seemed more exuberant and treated
the beautiful weather as almost a
spiritual experience.
The warm weather "makes me
feel alive" explained Junior Donria
Wcydig. "Everyone seems relaxed
and more friendly. People are still
under pressure, but it doesn't seem
lo bother them. The wcalher makes
you forget."
On Ihc ledge facing ihc library, a
group of Puerto Rican students
wearing straw hats improvised
Calypso music on bright red bongo
Some students tossed frishecs
across Ihe dry floor of ihe founlain.
"They should have turned the
fountains on already," suggested
Jordan I.ewarl.
The gales blocking Ihe steps
down lo the fountain were removed
last Monday. Bui Jim Farley
predieicd, "It's gonna snow the day
Ihey turn the fountains o n . "
But most students on the podium
just sat on Ihe cement benches,
chatting with friends or absorbing
Ihe sun's rays.
A few women laid next lo Ihc dry
fountain sunbathing in their
bathing suits, getting thai extra
head slarl for iheir sunlan.
Lewarl noticed "there arc a lot
more people smiling,"because of
ihe spring weather and believes ihe
bcsl new fashion "idea is the
resurgence of Ihe mini-skirl."
"It's good lo sec girls in shorts
now," said Milch KolTler. "Aflcr
such a dreary, snowy winter, il's
great lo have nice weather."
Sophomore Caryn Becker has
noticed an interesting phenomenon
in the Colonial Quad cafeteria. "I
make sandwiches on Colonial, and
everyone is ordering egg salad or
(una on a plate with 'no bread
please' Everyone is on a d i d , " she
Al 3:30 pin on Monday, Ihe
library looked like a ghost town, except for a few isolated spots on the
third floor where ihc students
almost reserve iheir scat for the enlire semester.
NYPIRG's Bottle Walk
to Culminate on Thursday
SASUPositions Available
The Metropolitan Council of American Youlh
Hostels and the National Audubon Society's Expedition
Institute are jointly sponsoring "Hosteling for Credit,"
and uncommon opportunity for students lo explore
various regions of the U.S. and Canada.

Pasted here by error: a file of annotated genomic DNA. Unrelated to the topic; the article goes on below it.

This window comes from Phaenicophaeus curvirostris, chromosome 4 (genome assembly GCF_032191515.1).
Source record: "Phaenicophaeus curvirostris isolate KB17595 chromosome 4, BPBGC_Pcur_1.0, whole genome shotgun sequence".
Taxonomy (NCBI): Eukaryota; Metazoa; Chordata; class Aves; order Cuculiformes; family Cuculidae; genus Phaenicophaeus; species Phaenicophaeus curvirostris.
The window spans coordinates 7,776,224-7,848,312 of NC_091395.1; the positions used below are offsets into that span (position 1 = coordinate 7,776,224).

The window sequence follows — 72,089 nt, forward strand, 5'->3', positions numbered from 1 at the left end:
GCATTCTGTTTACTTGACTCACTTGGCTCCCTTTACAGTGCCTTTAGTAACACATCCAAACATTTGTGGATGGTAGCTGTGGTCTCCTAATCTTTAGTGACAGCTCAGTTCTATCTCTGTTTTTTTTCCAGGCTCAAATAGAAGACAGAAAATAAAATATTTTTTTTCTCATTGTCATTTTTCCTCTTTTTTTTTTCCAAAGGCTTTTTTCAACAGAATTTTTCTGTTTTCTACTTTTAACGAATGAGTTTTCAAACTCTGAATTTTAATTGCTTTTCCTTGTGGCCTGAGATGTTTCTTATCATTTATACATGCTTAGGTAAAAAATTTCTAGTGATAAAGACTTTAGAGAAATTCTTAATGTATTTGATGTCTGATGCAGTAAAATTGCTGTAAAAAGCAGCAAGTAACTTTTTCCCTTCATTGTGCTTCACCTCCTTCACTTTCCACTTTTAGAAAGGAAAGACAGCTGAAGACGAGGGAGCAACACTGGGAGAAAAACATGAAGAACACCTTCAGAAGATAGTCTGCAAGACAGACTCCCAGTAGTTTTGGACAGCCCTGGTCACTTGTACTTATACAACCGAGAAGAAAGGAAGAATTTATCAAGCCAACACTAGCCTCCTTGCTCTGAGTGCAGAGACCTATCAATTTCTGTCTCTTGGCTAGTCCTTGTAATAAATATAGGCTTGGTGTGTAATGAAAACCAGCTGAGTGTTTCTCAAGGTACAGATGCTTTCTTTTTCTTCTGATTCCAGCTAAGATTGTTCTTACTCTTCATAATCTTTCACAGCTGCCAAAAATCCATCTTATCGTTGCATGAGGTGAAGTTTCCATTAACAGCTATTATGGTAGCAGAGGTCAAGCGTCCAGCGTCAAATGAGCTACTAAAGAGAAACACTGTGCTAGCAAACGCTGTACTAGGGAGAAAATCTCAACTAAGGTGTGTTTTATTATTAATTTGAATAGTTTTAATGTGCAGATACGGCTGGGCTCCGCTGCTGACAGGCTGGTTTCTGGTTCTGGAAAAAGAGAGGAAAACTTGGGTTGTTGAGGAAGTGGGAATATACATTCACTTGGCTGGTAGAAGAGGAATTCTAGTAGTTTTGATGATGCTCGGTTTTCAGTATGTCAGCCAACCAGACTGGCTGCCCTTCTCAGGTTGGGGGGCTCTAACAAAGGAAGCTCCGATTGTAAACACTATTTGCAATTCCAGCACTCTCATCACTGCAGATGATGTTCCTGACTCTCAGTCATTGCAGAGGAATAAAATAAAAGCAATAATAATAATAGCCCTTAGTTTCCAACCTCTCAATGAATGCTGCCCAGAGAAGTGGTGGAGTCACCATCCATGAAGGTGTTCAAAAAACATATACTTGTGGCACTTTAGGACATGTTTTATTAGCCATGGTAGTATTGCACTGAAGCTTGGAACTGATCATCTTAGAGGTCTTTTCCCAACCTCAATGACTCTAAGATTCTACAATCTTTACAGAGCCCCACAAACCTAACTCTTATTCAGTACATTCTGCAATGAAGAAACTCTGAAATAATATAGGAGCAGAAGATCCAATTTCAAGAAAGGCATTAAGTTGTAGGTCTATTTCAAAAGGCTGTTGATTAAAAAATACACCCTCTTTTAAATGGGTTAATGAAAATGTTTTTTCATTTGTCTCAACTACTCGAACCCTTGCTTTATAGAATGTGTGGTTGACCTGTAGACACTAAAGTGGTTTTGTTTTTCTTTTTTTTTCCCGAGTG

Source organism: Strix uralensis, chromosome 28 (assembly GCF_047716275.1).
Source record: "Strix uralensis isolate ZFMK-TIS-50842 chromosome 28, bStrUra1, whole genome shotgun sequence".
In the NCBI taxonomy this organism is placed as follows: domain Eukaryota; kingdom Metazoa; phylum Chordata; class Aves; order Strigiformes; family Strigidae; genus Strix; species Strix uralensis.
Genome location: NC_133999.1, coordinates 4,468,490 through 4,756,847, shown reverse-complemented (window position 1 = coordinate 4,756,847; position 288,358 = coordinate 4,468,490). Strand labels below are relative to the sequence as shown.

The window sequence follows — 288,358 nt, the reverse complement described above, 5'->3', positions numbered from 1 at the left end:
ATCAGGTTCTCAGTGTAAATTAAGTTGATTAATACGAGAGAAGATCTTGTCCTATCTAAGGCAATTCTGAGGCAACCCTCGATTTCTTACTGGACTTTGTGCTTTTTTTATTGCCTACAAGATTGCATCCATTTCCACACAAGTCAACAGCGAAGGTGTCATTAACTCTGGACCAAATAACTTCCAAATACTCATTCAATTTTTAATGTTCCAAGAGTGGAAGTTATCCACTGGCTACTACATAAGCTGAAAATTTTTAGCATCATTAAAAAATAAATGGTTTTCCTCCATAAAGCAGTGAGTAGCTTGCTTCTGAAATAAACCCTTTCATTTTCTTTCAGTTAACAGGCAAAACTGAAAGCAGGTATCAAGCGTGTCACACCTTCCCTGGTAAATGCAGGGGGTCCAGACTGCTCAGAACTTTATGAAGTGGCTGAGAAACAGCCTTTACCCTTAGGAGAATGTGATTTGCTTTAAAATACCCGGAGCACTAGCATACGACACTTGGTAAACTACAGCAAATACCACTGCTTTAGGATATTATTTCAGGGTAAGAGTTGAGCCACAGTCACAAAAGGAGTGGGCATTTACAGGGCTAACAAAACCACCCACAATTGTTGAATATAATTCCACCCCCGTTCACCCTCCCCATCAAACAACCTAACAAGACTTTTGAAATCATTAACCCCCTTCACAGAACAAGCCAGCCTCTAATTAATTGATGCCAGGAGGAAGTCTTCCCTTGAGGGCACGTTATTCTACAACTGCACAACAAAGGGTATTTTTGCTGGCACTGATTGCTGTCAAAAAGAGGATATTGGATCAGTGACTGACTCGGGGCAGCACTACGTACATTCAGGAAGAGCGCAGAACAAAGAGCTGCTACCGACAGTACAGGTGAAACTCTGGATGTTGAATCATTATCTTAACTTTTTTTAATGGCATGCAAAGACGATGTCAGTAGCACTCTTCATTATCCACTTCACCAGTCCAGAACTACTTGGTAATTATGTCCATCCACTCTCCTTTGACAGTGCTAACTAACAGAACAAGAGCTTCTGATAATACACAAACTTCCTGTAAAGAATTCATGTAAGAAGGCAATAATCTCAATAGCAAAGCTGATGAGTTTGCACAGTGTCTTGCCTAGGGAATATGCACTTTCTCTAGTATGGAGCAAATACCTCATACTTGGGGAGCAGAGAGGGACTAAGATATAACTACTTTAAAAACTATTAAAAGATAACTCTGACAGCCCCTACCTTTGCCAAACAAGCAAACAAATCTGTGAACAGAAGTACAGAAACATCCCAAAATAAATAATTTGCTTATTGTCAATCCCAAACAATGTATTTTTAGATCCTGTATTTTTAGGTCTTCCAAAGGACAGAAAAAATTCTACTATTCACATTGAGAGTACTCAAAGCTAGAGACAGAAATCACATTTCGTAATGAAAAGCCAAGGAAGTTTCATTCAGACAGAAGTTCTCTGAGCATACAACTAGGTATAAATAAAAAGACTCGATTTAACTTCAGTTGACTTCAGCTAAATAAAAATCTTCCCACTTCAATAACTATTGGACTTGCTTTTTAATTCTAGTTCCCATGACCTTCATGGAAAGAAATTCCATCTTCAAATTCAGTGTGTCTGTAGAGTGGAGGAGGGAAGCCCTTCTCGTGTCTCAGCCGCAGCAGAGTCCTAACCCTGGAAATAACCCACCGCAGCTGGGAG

Areas thai will be included in Ihc "course" are Newfoundland, New England and the Northwestern United
Small co-ed expeditions into these areas will be led by
two trained graduate school leaders. The course is entitled "Applied Human Ecology" and is of interdisciplinary nature in conjunction with the travel experience.
A free brochure, can be obtained by writing Karen
Bloom al American Youlh Hoslds, 132 Spring Streel,
New York, New York, 10012 or by calling (212)
431-7100 from 10:30 am lo 5:30 pm Monday through
Thomas P. O'Neill will have to make decisions soon.
The Kansas Republican said at the end of a three-hour
secret White House session attended by lop Reagan aides
and congressional leaders that no major decisions on a
compromise had been made Sunday. Negotiaiors agreed
lo resume Iheir talks on Tuesday, he said.
"Nothing's been rejected, nothing's been firmly agreed
t o , " Dole said in an interview with ihe Independent Network News. "We're getting down to Ihe crunch and we
need all Ihe help we can get — I'm talking aboul Ihc
president, and the speaker of ihc House."
Criminal Hunter Speaks
BUFFALO, N.Y. (AP) Simon Wienscnlhal, the former
Nazi concentration camp prisoner who gained fame hunting down war criminals, said in a lecture Sunday that
Ihc Holocaust was a human tragedy, not just a Jewish
Wicsnclhal, 73, told an audience of nearly 1,000 that
six factors combined lo make Jewish genocide possible
during World War II: haired, dictatorship, bureaucracy,
technology, a crisis and a minority group capable of exploitation.
The death of six million Jews in concentration camps
was little different, he said, than the allcmpt by Turks lo
annihilate Armenians at ihc turn of this century, and Ihe
exiling and deaths of millions of Soviets under Joseph
"In 37 years,] I was not only looking for Nazi criminals
to bring them tpjustfee," Wicscrithal said. "I was looking for answers to the question, why?"
The 22-day, 220-mile relay rek of NYPIRG's Bottle Bill marchers
will culminate Thursday in a noon lime rally at Albany's Capiiol
building. That night, a benefit celebration featuring bands and booze
will rock Ihc EBA Chapter House in downtown Albany.
Two branches of marchers have paced themselves from Montattk
and Niagara Falls to meet in Albany " l o lei the legislature know the
feeling of the public," according to NYPIRG activist Mark Jackson.
The Bottle Bill proposes a minimum five-cent deposil on beer and sodu
containers which is intended to decrease litter, save lax dollars, and
create new jobs.
The upstate and downstnlc branches will greet each other in ihc
"Welcome ihe Walkers Rally", lo hear legislallvcjncnkers who support ihc Bottle Mill.
The late-night party at 351 Huddson SI, features Albany bands
"Fear of Strangers" and " I he Drone/.." All proceeds will benefit Ihe
Dottle Bill.campaign.
Until Ihc bill comes before the Assembly in May, NYPIRG will
engage in "more grassroots lobbying. We'll be writing and calling the